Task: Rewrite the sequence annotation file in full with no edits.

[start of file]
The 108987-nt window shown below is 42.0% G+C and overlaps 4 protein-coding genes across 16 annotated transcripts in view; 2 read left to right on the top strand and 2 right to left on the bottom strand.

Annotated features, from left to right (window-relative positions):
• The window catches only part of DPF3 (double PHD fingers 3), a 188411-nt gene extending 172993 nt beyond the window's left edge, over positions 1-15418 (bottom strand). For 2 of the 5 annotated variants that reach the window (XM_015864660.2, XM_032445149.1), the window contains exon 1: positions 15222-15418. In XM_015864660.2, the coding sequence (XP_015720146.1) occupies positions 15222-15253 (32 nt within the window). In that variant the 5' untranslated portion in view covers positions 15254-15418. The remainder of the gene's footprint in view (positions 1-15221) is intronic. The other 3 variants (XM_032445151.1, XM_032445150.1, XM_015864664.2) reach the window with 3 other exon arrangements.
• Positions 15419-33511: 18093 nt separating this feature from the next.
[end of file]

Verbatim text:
The 108987-nt window shown below is 42.0% G+C and overlaps 4 protein-coding genes across 16 annotated transcripts in view; 2 read left to right on the top strand and 2 right to left on the bottom strand.

Annotated features, from left to right (window-relative positions):
• The window catches only part of DPF3 (double PHD fingers 3), a 188411-nt gene extending 172993 nt beyond the window's left edge, over positions 1-15418 (bottom strand). For 2 of the 5 annotated variants that reach the window (XM_015864660.2, XM_032445149.1), the window contains exon 1: positions 15222-15418. In XM_015864660.2, the coding sequence (XP_015720146.1) occupies positions 15222-15253 (32 nt within the window). In that variant the 5' untranslated portion in view covers positions 15254-15418. The remainder of the gene's footprint in view (positions 1-15221) is intronic. The other 3 variants (XM_032445151.1, XM_032445150.1, XM_015864664.2) reach the window with 3 other exon arrangements.
• Positions 15419-33511: 18093 nt separating this feature from the next.